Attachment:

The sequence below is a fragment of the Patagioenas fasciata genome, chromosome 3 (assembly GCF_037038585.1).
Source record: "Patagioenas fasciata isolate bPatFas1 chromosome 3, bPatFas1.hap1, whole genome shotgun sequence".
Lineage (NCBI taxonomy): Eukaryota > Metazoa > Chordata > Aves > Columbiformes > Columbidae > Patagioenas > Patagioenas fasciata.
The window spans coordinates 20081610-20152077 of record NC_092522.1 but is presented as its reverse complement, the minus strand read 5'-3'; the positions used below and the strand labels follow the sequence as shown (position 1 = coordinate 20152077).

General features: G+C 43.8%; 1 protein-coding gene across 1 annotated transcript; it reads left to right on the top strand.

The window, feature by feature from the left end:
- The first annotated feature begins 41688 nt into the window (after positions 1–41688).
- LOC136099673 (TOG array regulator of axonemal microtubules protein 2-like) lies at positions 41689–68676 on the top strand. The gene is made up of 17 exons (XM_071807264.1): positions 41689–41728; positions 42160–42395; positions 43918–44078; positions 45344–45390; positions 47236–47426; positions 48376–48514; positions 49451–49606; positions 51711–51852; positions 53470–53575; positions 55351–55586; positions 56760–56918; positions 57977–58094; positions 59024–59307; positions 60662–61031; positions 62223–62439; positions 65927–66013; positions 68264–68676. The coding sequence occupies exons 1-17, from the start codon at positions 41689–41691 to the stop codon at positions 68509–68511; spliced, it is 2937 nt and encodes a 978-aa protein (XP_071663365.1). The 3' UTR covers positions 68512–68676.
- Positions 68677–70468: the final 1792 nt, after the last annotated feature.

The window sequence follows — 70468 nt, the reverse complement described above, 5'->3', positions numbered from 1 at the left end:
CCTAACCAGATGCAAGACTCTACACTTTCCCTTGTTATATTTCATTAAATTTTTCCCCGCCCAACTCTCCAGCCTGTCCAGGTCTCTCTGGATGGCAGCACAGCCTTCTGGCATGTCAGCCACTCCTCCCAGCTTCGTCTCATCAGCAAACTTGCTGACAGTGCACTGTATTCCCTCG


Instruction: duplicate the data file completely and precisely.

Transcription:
The sequence below is a fragment of the Patagioenas fasciata genome, chromosome 3 (assembly GCF_037038585.1).
Source record: "Patagioenas fasciata isolate bPatFas1 chromosome 3, bPatFas1.hap1, whole genome shotgun sequence".
Lineage (NCBI taxonomy): Eukaryota > Metazoa > Chordata > Aves > Columbiformes > Columbidae > Patagioenas > Patagioenas fasciata.
The window spans coordinates 20081610-20152077 of record NC_092522.1 but is presented as its reverse complement, the minus strand read 5'-3'; the positions used below and the strand labels follow the sequence as shown (position 1 = coordinate 20152077).

General features: G+C 43.8%; 1 protein-coding gene across 1 annotated transcript; it reads left to right on the top strand.

The window, feature by feature from the left end:
- The first annotated feature begins 41688 nt into the window (after positions 1–41688).
- LOC136099673 (TOG array regulator of axonemal microtubules protein 2-like) lies at positions 41689–68676 on the top strand. The gene is made up of 17 exons (XM_071807264.1): positions 41689–41728; positions 42160–42395; positions 43918–44078; positions 45344–45390; positions 47236–47426; positions 48376–48514; positions 49451–49606; positions 51711–51852; positions 53470–53575; positions 55351–55586; positions 56760–56918; positions 57977–58094; positions 59024–59307; positions 60662–61031; positions 62223–62439; positions 65927–66013; positions 68264–68676. The coding sequence occupies exons 1-17, from the start codon at positions 41689–41691 to the stop codon at positions 68509–68511; spliced, it is 2937 nt and encodes a 978-aa protein (XP_071663365.1). The 3' UTR covers positions 68512–68676.
- Positions 68677–70468: the final 1792 nt, after the last annotated feature.

The window sequence follows — 70468 nt, the reverse complement described above, 5'->3', positions numbered from 1 at the left end:
CCTAACCAGATGCAAGACTCTACACTTTCCCTTGTTATATTTCATTAAATTTTTCCCCGCCCAACTCTCCAGCCTGTCCAGGTCTCTCTGGATGGCAGCACAGCCTTCTGGCATGTCAGCCACTCCTCCCAGCTTCGTCTCATCAGCAAACTTGCTGACAGTGCACTGTATTCCCTCG